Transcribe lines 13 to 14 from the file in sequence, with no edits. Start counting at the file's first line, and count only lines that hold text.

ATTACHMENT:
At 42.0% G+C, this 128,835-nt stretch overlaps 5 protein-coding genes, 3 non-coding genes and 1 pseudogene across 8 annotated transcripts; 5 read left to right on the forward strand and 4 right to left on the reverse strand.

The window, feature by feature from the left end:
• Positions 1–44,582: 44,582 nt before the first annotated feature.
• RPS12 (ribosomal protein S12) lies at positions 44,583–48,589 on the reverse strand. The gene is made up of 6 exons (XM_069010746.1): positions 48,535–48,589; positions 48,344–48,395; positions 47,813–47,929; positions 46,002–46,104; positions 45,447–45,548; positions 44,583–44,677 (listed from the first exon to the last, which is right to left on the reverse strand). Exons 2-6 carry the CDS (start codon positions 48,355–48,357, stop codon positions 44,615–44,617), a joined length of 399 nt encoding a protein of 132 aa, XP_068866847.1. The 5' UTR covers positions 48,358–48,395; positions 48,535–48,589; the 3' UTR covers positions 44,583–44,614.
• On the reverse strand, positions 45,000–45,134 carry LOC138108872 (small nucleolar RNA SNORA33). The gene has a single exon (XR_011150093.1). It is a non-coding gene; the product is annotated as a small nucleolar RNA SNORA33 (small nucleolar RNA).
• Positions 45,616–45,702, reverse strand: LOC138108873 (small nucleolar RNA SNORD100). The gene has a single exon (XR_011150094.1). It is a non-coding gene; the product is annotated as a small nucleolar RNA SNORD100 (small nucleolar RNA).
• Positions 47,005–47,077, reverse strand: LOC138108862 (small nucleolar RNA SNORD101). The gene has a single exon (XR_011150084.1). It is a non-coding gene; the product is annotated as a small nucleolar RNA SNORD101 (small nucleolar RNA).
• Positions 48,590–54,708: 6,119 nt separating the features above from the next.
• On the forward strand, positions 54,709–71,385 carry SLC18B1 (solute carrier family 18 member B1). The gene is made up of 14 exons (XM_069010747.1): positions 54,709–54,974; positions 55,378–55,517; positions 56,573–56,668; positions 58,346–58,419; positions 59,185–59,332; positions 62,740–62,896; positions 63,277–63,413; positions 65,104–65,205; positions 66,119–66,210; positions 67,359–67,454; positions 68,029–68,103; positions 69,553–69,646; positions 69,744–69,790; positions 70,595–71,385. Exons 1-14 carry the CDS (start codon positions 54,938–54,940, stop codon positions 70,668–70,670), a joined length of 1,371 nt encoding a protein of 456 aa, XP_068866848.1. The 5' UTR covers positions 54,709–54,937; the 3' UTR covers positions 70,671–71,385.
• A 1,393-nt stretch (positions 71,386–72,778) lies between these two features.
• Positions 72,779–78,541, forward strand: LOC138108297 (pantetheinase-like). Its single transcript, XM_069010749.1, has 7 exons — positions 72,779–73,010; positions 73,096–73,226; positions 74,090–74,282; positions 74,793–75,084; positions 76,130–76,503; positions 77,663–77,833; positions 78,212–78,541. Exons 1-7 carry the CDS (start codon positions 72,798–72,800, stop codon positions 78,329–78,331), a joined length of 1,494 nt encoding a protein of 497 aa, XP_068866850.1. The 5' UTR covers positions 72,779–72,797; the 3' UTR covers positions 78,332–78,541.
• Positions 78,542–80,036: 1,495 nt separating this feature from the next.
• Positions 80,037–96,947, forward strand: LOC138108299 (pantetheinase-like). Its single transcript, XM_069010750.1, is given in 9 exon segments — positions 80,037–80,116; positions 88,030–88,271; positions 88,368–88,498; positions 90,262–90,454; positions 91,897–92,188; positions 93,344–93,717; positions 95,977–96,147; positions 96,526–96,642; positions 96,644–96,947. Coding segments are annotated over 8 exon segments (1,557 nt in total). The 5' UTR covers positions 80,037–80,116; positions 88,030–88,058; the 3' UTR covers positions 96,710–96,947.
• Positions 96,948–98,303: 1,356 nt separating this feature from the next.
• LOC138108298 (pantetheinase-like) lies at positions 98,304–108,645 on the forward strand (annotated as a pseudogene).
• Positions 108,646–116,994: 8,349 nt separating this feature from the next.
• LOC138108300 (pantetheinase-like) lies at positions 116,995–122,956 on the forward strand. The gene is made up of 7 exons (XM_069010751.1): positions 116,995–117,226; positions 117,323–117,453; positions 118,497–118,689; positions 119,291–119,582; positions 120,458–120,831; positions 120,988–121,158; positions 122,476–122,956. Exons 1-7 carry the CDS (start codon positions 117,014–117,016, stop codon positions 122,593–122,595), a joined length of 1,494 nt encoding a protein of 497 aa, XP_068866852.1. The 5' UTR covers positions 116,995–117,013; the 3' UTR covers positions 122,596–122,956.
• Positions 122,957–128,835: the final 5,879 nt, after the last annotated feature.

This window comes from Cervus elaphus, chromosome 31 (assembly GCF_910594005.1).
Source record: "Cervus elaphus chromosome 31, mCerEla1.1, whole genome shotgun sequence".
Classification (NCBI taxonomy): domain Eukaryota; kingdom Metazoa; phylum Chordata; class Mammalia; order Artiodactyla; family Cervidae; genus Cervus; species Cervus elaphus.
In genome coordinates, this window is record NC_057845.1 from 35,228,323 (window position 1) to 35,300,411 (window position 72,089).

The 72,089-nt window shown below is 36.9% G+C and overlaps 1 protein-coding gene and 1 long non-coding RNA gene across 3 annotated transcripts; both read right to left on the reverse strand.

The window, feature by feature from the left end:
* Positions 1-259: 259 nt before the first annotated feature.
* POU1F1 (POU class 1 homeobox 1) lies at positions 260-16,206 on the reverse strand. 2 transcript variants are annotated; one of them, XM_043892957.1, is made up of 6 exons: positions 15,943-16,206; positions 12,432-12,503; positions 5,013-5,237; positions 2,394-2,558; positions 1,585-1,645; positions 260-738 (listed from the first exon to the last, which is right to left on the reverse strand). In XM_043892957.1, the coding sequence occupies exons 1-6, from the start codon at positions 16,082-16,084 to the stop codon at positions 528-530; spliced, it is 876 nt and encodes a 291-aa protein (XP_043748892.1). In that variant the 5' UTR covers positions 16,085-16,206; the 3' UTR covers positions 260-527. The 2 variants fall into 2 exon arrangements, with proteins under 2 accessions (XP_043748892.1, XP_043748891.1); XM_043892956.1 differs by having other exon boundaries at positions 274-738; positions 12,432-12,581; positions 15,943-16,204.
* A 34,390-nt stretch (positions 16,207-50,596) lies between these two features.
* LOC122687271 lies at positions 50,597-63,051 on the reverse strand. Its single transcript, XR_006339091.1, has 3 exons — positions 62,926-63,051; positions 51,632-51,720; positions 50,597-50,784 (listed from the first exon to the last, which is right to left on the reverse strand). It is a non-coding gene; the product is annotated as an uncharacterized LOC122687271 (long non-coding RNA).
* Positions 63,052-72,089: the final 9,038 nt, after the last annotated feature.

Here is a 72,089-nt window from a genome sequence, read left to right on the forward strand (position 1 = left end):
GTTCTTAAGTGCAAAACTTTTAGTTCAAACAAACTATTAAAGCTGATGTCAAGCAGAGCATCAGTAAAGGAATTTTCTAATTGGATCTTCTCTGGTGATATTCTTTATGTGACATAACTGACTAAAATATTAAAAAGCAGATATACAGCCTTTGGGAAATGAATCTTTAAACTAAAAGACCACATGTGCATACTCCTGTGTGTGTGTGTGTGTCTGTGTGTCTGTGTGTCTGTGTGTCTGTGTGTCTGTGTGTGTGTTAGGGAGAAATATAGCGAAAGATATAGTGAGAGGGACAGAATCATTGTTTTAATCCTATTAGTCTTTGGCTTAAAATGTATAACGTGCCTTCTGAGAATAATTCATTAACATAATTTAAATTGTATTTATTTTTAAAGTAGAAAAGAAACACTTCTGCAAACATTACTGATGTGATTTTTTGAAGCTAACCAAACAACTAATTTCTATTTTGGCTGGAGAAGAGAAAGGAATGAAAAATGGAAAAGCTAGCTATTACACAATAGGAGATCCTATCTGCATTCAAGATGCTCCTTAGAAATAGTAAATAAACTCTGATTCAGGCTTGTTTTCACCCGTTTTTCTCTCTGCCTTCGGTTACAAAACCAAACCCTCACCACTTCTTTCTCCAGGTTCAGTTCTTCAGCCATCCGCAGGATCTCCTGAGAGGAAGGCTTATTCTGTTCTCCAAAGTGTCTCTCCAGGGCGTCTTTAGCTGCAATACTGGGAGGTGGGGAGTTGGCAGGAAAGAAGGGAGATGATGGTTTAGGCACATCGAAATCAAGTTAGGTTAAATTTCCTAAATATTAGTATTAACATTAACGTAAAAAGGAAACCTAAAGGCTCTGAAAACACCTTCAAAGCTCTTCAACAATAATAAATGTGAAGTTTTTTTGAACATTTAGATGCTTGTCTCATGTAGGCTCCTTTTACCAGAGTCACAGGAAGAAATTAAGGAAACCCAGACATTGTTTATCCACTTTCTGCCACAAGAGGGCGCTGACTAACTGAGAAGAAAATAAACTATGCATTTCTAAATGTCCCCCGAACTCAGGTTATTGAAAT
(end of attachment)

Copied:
• Positions 80,037–96,947, forward strand: LOC138108299 (pantetheinase-like). Its single transcript, XM_069010750.1, is given in 9 exon segments — positions 80,037–80,116; positions 88,030–88,271; positions 88,368–88,498; positions 90,262–90,454; positions 91,897–92,188; positions 93,344–93,717; positions 95,977–96,147; positions 96,526–96,642; positions 96,644–96,947. Coding segments are annotated over 8 exon segments (1,557 nt in total). The 5' UTR covers positions 80,037–80,116; positions 88,030–88,058; the 3' UTR covers positions 96,710–96,947.
• Positions 96,948–98,303: 1,356 nt separating this feature from the next.